that he be paid commiserate with other composers – he wanted double
the three thousand Marks that Simrock offered. Only when Dvořák
threatened to sell the rights to another publisher did Simrock bow to
the composer’s wishes of six thousand Marks.
Canadian pianist Lorraine Min has caught the attention of a Clinton Symphony patron, who has encouraged us to bring her here for performance. She has performed at the Ravinia and Tanglewood Festivals, in Europe, Asia, and Australia. She will perform the Piano Concerto No. 4 in C minor by Camille Saint-Saëns with our orchestra on April 27th.
Min earned her Bachelor degree from the Peabody Institute, and Masters and Doctoral degrees from the Julliard School.
The following are program notes for this piece written by William Driver:
(1835-1921) composed five piano concertos in his long career. Numbers
two, four, and five have proved to be the most popular with concert
audiences over the years, as well as with recording companies. Some
noted pianists have traversed the complete set, while others have put
to record the second and fourth. Regardless, Saint-Saëns’ piano
concertos have stood the test of time and are established works in
the keyboard literature of any reputable pianist.
instruments were central to Saint-Saëns life as a composer and
performer. He was a master of the organ, so much so that Franz Liszt,
a formidable organist in his own right, declared Saint-Saëns the
‘greatest organist in the world.’ In 1854, he became chief organist
at the Church of St. Merry’s in Paris, and three years later, he
assumed the same position at L’église de la Madeleine, a post he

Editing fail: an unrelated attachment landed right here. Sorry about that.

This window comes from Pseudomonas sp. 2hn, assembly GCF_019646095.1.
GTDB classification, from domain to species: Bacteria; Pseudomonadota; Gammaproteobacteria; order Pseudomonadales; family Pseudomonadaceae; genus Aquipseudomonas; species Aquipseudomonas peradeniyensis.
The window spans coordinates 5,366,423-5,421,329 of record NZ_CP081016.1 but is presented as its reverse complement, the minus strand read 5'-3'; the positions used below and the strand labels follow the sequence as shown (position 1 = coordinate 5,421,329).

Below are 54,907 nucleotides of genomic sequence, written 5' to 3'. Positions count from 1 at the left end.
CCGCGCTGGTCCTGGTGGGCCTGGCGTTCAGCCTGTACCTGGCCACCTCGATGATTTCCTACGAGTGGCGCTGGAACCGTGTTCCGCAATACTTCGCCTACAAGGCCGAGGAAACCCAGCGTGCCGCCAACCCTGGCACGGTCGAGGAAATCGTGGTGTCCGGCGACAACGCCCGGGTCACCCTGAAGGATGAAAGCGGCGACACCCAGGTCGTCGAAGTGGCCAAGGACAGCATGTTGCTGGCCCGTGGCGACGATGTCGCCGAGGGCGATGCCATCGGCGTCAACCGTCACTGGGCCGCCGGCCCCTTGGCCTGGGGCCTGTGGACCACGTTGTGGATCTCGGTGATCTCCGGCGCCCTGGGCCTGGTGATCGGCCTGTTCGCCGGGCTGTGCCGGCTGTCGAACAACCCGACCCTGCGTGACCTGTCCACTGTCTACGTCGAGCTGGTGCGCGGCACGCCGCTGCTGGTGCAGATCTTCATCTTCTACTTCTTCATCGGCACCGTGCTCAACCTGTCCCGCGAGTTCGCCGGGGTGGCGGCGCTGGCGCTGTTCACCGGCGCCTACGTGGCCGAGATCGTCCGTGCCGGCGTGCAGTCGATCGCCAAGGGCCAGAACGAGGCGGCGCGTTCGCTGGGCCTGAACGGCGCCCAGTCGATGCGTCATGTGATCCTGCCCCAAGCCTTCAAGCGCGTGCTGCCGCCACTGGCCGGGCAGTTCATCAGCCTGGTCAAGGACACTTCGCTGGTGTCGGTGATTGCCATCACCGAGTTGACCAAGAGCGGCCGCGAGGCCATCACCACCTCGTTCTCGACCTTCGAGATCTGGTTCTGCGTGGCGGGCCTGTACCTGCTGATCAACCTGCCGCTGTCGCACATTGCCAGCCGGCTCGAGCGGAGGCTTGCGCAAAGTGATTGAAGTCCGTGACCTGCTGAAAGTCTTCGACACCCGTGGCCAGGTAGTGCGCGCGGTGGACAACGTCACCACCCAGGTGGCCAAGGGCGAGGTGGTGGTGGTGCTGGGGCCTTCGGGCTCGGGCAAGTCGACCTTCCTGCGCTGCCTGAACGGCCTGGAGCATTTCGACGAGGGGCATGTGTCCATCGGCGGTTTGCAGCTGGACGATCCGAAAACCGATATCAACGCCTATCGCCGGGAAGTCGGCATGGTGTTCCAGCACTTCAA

retained for twenty years. The organ is a key element in his third,
last and most dazzling symphony, and is so designated in the
No 3 in C minor, ‘Organ.’
piano, not the organ, however, was Saint-Saëns instrument of choice
for his tours and his compositions. It was his instrument at his
debut at age five, and it was the instrument on which he gave his
last public performance in 1921. He composed his first piano concerto
in 1858. During his tours at home and abroad in the 1860s, this
concerto garnered him a fair amount of success. He revised it in 1868
at about the time he was spurred to write a new piano concerto for a
the spring of 1868, the great Russian pianist, composer, and
came to Paris for a series of concerto performances with Saint-Saëns
as conductor for the occasion, Saint-Saëns set out to compose a new
work within three weeks. He had the work ready for performance in
seventeen days. The premiere performance took place on May 13, 1868,
in Paris, with Rubinstein conducting and Saint-Saëns playing the
Concerto No 2 in G minor, Op 22.
The performance was quite successful, and the concerto has been in
the active repertoire since.
the Piano Concerto No 2, the Piano
Concerto No 4 in C minor
was composed in relative short order and premièred on October 31,
1875, at the Théâtre du Châtelet in Paris, with the composer as
soloist. It is one of Saint-Saëns’ most popular piano concertos,
second only to the Piano Concerto No. 2.
Concerto No. 4 is based on fragments of an unfinished symphony which
the composer wrote and then abandoned in his late teens. Why did he
abandon the symphony idea, yet use the material for a piano concerto?
A noted scholar, Daniel M. Fallon, offers several reasons. One, the
material lacked the dramatic quality usually associated with a
symphony; two, the lyrical theme of the second movement is
“beautifully poetic, a quality that is best captured by the
intimacy of the solo instrument”; and, three, the composer may have
felt that by “transforming themes, he would be able to spin out a
from the germinal ideas in the draft.”
formal layout of the Concerto is one that Saint-Saëns used again a
decade later with his Symphony
No 3 in C minor, “Organ”.
The two movements of the Concerto, as in the Symphony, are in fact
four movements, joined at notable junctions. Additionally, both
compositions begin in C minor and end in C major and rely on thematic